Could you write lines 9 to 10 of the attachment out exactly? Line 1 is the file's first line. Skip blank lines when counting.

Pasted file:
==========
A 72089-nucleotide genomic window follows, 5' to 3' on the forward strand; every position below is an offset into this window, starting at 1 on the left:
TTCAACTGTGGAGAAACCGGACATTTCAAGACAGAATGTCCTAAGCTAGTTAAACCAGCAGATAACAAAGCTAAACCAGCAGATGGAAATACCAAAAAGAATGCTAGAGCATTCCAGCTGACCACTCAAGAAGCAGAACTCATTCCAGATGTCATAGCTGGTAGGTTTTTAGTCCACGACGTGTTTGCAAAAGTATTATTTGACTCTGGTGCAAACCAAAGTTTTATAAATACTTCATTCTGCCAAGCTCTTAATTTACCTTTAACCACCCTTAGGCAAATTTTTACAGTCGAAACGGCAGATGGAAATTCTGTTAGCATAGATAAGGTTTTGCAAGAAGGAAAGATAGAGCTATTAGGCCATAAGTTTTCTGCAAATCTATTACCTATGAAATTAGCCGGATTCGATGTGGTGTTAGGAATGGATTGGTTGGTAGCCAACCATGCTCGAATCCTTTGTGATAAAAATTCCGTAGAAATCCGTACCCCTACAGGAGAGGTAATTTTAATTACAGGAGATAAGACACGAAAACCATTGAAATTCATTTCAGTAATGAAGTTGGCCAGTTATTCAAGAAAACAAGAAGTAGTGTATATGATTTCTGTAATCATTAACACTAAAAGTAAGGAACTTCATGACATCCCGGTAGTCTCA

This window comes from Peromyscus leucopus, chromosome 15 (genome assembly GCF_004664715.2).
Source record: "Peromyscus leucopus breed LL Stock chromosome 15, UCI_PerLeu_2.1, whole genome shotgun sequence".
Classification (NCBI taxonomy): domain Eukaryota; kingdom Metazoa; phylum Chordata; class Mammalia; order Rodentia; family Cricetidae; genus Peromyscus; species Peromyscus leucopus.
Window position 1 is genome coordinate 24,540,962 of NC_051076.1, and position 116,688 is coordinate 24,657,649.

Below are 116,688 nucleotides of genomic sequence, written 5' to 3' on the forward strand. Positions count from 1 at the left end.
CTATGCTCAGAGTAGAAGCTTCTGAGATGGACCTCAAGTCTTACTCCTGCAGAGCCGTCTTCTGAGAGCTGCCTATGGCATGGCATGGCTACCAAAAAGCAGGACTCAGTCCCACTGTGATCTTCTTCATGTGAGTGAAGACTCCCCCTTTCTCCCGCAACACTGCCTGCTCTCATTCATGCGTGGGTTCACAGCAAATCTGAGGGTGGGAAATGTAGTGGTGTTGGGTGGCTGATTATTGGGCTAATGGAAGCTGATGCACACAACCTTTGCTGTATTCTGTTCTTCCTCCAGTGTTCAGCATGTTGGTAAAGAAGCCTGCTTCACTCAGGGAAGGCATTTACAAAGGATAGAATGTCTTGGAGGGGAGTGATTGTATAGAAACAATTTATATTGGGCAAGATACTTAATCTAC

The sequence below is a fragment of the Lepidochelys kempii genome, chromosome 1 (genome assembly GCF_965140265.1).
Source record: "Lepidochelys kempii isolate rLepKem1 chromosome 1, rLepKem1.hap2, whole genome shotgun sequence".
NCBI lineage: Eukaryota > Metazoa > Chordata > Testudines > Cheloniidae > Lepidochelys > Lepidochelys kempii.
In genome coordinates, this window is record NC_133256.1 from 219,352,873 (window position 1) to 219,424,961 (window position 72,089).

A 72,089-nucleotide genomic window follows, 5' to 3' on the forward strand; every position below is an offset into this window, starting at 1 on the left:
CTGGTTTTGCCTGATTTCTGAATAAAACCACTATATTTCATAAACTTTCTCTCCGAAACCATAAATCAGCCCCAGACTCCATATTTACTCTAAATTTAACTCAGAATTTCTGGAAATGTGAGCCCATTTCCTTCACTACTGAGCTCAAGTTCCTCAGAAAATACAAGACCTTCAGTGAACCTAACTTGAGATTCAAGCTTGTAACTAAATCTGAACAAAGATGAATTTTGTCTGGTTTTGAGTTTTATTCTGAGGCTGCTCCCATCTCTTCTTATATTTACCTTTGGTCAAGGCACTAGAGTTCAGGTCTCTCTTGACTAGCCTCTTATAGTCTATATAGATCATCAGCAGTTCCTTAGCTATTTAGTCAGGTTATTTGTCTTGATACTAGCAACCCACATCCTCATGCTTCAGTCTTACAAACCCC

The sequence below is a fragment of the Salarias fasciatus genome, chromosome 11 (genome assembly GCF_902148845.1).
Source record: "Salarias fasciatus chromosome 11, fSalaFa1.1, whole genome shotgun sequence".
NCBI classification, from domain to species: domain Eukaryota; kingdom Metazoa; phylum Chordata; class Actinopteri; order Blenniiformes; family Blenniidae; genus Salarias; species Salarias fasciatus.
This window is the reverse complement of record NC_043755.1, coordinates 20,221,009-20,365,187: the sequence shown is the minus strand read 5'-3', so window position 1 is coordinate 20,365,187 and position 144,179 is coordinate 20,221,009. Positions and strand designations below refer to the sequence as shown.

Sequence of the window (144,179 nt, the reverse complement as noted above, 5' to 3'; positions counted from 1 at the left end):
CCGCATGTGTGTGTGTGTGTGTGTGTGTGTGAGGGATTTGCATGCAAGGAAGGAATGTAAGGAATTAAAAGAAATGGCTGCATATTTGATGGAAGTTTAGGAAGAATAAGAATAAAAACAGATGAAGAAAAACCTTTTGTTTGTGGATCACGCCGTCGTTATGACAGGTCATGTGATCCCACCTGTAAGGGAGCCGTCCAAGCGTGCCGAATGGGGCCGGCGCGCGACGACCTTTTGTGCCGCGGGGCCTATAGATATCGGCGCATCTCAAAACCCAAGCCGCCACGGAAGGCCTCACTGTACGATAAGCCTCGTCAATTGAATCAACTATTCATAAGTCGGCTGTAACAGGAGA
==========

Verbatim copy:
The sequence below is a fragment of the Lepidochelys kempii genome, chromosome 1 (genome assembly GCF_965140265.1).
Source record: "Lepidochelys kempii isolate rLepKem1 chromosome 1, rLepKem1.hap2, whole genome shotgun sequence".